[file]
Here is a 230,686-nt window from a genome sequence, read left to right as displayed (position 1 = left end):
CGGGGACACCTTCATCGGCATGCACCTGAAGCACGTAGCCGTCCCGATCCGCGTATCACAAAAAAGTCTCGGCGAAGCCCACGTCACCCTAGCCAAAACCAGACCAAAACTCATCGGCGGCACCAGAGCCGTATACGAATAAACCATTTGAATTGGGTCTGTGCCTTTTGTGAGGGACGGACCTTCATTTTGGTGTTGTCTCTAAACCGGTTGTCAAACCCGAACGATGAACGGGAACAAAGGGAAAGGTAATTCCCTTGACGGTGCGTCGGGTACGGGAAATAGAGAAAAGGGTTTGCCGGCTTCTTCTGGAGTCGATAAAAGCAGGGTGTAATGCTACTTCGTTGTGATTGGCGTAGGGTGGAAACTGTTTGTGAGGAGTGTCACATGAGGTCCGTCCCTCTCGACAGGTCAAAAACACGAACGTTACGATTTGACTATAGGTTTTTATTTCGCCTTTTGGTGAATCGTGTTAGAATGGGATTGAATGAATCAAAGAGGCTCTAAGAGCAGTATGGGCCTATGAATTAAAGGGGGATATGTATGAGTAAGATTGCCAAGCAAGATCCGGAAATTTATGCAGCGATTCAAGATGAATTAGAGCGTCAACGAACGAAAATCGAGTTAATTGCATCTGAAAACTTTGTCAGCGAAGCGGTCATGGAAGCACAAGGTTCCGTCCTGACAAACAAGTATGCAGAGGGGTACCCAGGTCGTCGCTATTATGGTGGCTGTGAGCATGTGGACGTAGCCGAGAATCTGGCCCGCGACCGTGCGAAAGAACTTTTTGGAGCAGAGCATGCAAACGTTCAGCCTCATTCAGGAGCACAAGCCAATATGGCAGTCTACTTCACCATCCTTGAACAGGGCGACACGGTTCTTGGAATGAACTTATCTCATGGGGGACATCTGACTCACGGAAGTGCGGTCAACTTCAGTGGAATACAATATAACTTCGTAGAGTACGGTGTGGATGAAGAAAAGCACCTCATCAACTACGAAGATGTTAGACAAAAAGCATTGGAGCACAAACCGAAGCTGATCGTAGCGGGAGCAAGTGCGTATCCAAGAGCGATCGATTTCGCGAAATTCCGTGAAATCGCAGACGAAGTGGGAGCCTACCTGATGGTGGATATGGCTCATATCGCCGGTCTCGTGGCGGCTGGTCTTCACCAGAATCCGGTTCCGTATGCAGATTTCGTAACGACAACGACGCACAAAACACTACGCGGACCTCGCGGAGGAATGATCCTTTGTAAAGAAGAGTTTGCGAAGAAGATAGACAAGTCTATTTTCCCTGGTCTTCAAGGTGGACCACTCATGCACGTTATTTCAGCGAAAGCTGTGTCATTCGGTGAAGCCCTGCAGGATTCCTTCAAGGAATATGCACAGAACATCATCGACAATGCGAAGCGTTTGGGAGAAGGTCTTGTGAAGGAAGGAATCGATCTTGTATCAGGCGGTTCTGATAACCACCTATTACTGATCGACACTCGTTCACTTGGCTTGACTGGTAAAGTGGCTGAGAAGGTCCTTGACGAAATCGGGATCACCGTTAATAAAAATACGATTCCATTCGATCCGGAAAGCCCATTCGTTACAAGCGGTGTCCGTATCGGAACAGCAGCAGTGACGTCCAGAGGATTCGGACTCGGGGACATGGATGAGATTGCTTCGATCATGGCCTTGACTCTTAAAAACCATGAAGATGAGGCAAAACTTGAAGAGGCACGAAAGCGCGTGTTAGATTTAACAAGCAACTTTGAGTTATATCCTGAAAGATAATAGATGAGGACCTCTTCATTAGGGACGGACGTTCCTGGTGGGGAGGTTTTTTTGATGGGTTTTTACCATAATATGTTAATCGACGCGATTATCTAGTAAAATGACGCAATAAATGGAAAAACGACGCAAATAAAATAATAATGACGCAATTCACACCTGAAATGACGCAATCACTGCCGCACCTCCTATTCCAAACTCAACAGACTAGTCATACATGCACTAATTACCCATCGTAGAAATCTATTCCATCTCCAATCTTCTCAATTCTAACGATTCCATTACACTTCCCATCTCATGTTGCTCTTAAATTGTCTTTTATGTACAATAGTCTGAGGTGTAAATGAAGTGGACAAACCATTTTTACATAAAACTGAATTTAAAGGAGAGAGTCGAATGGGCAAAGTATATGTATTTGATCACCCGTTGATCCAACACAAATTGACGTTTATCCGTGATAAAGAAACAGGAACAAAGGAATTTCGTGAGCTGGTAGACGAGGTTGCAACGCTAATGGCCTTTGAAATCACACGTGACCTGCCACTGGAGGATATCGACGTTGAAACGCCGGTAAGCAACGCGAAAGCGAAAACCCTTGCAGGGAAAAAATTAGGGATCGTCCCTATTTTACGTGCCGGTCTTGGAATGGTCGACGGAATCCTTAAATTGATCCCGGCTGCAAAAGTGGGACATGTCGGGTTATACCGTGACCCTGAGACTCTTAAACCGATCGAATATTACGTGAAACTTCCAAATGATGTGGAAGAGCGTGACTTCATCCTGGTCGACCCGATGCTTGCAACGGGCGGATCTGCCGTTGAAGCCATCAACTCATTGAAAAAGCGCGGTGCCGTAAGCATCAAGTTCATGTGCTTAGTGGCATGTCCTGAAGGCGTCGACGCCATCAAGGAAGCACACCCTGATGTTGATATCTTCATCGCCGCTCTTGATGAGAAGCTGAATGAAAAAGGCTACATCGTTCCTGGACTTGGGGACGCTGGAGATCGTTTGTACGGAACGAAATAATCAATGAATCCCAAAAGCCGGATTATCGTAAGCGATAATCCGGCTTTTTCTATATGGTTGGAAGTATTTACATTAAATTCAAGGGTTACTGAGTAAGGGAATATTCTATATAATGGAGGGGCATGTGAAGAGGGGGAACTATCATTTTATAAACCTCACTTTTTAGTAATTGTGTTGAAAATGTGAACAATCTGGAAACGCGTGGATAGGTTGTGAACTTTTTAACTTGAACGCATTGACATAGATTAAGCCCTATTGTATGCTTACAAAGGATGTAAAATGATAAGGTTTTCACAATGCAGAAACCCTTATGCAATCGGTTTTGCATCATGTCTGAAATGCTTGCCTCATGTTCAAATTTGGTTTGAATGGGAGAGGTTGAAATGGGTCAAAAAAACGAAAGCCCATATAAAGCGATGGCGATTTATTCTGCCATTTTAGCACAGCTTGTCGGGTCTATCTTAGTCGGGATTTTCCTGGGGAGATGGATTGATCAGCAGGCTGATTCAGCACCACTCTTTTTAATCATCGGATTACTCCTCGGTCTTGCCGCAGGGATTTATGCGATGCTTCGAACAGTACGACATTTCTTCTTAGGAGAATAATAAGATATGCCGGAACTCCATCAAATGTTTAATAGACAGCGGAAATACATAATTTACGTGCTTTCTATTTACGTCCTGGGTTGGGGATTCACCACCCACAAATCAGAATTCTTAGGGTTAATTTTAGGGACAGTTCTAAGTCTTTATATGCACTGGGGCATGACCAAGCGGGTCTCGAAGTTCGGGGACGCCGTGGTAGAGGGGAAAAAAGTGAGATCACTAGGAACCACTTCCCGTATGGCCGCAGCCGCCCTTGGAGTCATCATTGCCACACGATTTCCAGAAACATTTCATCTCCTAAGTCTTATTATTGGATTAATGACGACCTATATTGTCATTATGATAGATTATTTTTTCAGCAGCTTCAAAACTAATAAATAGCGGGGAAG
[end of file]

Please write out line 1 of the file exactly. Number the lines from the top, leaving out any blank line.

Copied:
Here is a 230,686-nt window from a genome sequence, read left to right as displayed (position 1 = left end):